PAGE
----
Submitted by Don Doman
148 years after the completion of the Transcontinental Railroad, the state of California officially recognized the efforts of the 12,000 Chinese who helped built it. Those workers followed the 40,000 Chinese who came to America during the “Gold Rush” days of the 1840s and 50s.
California state Assembly member Evan Low put forth a resolution to honor the those Chinese. May 10th was proclaimed Chinese Railroad Workers Memorial Day. It reads in part: “Through their fight against discrimination, the Chinese railroad workers set an example for the millions of Asian Americans who came to the United States after them . . . Both the descendants of the workers and the wider Asian American community view the sacrifices of the Chinese railroad workers as being integral to the creation of the vibrant and growing Asian American community that exists throughout the country today.”
Low shared, “The thousands of Chinese immigrants who risked their lives to build the Transcontinental Railroad faced prejudice, unsafe working conditions, and low wages,” There are estimates that over 1,200 Chinese died building the railroad. “Their sacrifice and courage must never be forgotten.” May 10 was officially proclaimed California Chinese Railroad Workers Memorial Day.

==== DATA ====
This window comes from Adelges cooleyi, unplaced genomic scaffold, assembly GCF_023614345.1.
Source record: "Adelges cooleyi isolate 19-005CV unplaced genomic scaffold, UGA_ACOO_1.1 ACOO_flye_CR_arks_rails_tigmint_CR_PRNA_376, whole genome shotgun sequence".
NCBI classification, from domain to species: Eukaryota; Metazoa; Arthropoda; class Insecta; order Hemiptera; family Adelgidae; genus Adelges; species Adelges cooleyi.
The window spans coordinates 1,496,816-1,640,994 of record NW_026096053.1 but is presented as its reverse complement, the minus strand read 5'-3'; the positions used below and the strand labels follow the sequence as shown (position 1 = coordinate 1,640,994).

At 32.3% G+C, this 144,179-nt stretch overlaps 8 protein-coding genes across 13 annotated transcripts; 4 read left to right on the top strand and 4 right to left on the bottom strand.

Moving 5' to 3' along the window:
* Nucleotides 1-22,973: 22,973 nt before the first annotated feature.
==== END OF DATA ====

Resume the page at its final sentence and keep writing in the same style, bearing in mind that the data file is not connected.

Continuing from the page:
Most of the Chinese who came to America in the mid-1800s were men who worked here and sent money back to China to support their families. Less than twenty years after the railroad was completed there were anti-Chinese riots on the west coast starting in Tacoma in 1885 and followed by Seattle in 1886 and Denver in 1880.
The Tacoma riot ended in the expulsion of our Chinese citizens who lived mostly near Old Town, next to the Hatch Mill. Their shacks and cabins were burned down. The Seattle riot was put down by the militia and most of the Seattle Chinese stayed. Here in Tacoma the city passed a resolution in 1993 acknowledged that the Chinese expulsion was a most reprehensible occurrence. Part of the results of that resolution was our Chinese Reconciliation Park at 1741 N. Schuster Parkway. Visit www.tacomachinesepark.org/ for more information.
DeAnne Hamilton, the new executive director and general manager of KBTC announced a rebroadcast of their documentary, “Of Race and Reconciliation, on May 25th at 8 pm. The documentary mentions the riots and the construction of the Chinese Reconciliation Park.
In a country that still has wide-open spaces, immigration provides opportunity for new citizens, and re-newed faith in brotherhood as well as the feeling pride of being an American. Recognition for contribution is a small price to pay.